We use cookies to create the best experience for you. Keep on browsing if you are OK with that, or find out how to manage cookies.
Nobody downloaded yet

Prisoner of War Camps in United States during World War 2 - Essay Example

Comments (0)
There was much that the American and the German POW shared in common during the World War II. Both of them had to suffer boredom, they weren't any longer allowed to live their own lives and choose a destiny for themselves on their own. During the free time they could not do anything of their own interest…
Download full paper
Prisoner of War Camps in United States during World War 2
Read TextPreview

Extract of sample
Prisoner of War Camps in United States during World War 2

Download file to see previous pages... Describing the typical disorientation and vulnerability of these German prisoners, historian Ron Robin writes, "Captivity destroyed all remnants of their predictable routine and hurled the surrendering troops into a maelstrom of disorder, uncertainty, and disgrace. . . . At every stage of the arduous journey from the temporary stockades in Europe and Africa to POW camps in the United States, the prisoners were systematically deprived of all remaining symbols of their past, pride, and identity." (Ron Robin, 1995)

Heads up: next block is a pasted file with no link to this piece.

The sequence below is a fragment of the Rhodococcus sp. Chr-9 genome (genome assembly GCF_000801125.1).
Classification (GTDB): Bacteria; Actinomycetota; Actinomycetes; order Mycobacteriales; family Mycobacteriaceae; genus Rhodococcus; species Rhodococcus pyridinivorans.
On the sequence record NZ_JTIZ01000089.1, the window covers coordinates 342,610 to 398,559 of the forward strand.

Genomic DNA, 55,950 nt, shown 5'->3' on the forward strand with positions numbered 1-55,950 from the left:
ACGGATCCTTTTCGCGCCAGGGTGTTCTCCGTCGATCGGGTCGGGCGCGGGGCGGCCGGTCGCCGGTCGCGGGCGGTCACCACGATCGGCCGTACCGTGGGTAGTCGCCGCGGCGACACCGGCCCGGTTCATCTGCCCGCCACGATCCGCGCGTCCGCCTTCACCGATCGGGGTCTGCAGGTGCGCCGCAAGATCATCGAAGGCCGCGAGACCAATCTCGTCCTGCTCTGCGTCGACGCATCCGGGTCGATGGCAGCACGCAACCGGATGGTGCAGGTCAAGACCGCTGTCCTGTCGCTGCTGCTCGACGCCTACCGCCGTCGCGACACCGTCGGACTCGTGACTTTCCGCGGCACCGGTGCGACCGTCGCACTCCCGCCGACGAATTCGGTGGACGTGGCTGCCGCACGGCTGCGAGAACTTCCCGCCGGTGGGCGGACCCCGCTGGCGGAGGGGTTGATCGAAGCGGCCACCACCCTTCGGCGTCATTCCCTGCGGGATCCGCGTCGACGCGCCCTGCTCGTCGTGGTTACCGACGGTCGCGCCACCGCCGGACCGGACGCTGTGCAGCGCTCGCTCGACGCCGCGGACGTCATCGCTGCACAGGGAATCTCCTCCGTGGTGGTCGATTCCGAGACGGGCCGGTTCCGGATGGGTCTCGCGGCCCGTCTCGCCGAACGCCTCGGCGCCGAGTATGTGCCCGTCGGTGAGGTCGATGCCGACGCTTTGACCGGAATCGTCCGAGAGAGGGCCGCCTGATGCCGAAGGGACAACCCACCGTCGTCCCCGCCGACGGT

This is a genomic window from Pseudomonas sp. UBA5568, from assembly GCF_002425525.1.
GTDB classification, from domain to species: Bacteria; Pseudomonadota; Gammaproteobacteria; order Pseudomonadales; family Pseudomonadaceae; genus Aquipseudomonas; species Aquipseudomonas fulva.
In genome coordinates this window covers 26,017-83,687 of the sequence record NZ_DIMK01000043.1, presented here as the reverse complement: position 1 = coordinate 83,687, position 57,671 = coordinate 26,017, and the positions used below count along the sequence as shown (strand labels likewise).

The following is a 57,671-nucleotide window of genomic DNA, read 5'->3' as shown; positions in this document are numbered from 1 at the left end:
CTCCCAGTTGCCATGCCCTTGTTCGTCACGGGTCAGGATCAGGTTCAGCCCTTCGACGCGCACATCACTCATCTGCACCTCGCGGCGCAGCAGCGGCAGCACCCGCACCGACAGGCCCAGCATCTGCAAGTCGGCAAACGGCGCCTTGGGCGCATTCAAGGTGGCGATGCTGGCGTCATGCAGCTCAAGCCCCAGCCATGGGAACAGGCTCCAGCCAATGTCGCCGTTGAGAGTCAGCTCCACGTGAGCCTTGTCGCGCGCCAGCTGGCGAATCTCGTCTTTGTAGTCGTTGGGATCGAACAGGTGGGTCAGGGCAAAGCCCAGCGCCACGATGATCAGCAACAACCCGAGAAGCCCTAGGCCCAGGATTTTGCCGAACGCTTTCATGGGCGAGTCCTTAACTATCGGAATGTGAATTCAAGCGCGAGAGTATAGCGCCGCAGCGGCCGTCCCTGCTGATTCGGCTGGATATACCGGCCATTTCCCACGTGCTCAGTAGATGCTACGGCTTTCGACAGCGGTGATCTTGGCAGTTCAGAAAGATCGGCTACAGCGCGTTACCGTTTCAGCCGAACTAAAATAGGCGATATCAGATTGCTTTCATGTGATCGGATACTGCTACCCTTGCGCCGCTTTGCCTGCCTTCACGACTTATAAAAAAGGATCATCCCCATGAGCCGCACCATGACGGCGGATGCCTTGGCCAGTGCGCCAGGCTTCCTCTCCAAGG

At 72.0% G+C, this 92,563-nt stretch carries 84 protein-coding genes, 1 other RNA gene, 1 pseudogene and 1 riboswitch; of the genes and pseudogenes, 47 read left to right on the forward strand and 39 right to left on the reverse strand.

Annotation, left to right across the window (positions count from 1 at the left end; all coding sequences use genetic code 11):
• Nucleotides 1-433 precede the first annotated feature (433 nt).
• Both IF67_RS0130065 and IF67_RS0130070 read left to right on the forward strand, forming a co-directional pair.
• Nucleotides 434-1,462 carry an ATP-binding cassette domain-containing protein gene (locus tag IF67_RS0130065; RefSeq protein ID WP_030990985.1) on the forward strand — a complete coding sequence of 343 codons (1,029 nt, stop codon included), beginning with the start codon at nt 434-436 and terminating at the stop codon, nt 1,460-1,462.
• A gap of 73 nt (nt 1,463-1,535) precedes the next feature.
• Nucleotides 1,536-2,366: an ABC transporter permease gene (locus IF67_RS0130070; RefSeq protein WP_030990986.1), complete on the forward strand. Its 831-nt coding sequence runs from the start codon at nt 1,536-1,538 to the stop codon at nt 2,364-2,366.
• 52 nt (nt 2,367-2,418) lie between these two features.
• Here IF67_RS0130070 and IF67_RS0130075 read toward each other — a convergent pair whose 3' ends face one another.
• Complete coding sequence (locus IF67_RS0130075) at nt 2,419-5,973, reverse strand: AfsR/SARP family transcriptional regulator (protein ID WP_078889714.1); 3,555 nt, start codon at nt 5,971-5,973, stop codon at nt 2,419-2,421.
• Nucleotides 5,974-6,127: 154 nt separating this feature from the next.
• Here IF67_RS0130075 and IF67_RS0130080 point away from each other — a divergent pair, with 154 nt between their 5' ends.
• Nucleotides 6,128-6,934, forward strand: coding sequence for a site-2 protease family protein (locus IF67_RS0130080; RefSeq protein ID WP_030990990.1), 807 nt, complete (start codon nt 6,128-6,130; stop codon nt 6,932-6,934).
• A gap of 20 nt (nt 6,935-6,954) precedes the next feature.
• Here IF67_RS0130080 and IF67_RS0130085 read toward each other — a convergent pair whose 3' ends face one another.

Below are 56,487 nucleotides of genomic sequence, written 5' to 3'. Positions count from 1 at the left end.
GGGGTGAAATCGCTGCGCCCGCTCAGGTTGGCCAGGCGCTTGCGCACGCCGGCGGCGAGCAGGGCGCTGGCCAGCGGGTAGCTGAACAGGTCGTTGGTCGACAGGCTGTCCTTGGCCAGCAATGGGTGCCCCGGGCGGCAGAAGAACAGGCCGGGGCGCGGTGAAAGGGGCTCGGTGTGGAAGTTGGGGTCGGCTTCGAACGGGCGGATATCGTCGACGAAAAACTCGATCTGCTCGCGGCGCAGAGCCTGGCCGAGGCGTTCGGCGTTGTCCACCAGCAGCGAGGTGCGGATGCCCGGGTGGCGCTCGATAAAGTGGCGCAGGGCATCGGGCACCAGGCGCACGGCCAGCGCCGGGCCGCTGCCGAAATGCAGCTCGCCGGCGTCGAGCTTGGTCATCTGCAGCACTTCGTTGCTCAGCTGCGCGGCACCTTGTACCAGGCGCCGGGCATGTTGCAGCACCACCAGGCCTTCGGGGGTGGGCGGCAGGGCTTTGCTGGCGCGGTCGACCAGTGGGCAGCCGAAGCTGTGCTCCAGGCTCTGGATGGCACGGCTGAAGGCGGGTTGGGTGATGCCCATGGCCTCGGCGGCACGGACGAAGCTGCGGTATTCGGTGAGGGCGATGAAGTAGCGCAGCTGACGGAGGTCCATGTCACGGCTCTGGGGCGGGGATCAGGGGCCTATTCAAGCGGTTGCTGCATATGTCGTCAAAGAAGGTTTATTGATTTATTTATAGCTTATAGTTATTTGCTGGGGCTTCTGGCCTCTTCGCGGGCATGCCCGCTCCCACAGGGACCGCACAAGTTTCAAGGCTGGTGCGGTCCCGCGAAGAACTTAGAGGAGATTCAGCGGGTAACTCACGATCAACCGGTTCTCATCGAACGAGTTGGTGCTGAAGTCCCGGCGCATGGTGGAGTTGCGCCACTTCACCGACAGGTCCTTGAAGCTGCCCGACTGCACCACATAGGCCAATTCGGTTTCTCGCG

American and German prisoners experienced vastly different traveling conditions en route to their permanent camps. American captives were either marched on foot or jammed into "40-and-8" railroad box cars. Prisoners were sometimes locked in these cars for days, without food, water, or any kind of sanitary facilities. The result, according to ex-POW Kenneth Simmons, was "a trip that would turn men into swine." (Simmons, 1960).
Compounding the danger was the "friendly" fire of Allied planes that had no way of knowing who was trapped inside their targets. It is no exaggeration to compare this harrowing experience to the notorious "Middle Passage" endured by captive Africans on their way to slavery in the New World. German prisoners initially suffered similar dangers, but once safely on board ship creature comforts greatly improved, although they did face the possibility of being sunk by their own U-boats. Once they had landed safely in the United States, German prisoners were amazed to discover the comfort of a Pullman car.